American Jesuits are pushing members of Congress who were educated at the Catholic order’s schools to pass aid for thousands of refugee children who have surged across the border in Texas in recent months, calling proposals to swiftly deport them “inhumane and an insult to American values.”
“I ask you, as a leader, a parent, and a Catholic, to uphold an American tradition of which we are all proud,” the Rev. Thomas Smolich, head of the U.S. Jesuit conference, wrote to House Speaker John Boehner and 42 other House members who graduated from Jesuit high schools and colleges.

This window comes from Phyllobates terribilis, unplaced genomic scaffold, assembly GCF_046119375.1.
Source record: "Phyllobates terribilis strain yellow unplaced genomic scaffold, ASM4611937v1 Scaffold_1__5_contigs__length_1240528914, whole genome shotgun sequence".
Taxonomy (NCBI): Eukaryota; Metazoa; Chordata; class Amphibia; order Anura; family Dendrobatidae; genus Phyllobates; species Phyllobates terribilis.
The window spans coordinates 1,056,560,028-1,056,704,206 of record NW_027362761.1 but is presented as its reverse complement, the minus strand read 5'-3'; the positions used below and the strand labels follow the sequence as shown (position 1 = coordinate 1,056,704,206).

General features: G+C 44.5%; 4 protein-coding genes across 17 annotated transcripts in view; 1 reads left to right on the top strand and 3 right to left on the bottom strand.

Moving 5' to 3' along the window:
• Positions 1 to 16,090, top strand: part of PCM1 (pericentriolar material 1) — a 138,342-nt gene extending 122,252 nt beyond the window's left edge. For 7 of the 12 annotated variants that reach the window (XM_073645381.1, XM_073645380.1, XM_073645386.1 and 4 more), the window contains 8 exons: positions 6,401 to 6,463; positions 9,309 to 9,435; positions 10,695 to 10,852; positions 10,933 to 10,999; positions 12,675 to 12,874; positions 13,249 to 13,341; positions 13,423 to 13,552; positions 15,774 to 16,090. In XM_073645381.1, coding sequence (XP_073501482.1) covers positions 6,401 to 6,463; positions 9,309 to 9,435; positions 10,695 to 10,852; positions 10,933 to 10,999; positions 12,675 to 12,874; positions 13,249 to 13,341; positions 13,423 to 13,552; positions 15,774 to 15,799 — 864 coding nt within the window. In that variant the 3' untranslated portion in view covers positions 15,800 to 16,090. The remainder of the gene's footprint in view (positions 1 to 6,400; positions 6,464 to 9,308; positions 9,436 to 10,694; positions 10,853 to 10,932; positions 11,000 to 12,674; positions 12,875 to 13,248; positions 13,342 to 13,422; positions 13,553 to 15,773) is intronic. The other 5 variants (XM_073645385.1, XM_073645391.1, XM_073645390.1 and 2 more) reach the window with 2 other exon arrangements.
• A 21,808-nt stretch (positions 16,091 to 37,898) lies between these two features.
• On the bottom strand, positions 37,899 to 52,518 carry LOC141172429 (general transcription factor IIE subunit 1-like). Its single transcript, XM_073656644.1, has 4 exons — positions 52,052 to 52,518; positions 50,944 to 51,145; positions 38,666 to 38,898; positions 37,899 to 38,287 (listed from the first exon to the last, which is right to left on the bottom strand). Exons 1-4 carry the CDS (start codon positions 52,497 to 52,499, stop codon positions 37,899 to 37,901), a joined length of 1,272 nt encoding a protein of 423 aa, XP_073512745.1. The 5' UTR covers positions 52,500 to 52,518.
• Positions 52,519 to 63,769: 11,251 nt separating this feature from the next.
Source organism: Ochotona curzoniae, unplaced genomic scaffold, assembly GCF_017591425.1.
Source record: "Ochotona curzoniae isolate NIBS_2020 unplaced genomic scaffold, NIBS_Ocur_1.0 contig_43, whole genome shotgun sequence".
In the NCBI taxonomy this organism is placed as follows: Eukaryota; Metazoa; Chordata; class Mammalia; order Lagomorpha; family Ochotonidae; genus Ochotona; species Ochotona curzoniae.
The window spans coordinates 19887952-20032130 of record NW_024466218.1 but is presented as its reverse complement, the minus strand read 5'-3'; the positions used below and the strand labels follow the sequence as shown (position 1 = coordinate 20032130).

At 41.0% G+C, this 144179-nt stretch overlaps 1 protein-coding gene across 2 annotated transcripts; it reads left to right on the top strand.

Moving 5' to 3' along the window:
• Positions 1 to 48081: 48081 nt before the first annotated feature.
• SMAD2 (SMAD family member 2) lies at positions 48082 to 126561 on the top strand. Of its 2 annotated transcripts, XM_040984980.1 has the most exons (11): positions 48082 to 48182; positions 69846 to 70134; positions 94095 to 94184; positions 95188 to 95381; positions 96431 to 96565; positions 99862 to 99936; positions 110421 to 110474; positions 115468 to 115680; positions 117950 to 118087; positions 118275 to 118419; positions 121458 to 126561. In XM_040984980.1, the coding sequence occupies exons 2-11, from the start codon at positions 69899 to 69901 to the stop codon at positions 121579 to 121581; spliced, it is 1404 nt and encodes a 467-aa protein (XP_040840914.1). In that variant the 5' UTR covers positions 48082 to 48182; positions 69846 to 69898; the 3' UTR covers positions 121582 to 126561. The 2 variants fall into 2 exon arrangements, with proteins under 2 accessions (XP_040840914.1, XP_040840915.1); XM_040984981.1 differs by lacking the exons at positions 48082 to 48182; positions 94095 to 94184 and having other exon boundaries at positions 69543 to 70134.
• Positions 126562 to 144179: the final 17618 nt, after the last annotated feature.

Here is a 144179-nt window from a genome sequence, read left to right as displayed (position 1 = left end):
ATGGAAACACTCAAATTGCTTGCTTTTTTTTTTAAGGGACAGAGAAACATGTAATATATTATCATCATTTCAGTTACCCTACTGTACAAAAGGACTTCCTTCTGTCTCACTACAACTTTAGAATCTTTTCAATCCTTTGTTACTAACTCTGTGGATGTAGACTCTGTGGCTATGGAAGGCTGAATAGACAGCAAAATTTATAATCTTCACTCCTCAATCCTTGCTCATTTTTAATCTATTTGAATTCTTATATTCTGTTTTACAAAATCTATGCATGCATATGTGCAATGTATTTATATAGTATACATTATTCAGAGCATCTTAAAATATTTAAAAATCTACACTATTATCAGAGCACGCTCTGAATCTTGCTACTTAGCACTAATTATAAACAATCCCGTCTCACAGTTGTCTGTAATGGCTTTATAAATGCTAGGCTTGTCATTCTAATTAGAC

“We must welcome the refugee, the victim of trafficking, the child who has been abused or abandoned,” Smolich wrote in the July 29 letter. “Let us follow in the footsteps of Jesus when he said, ‘Let the children come to me, and do not prevent them; for the kingdom of heaven belongs to such as these.’”
Since last fall, more than 57,000 unaccompanied minors have flooded across the U.S.-Mexico border, mainly in south Texas, most of them from El Salvador, Guatemala and Honduras.
The migrants are often driven out by endemic violence in their home countries and drawn to the U.S. by prospects of better economic opportunities or the chance to reunite with their families.
But the influx has created a humanitarian crisis that has become a political wedge issue.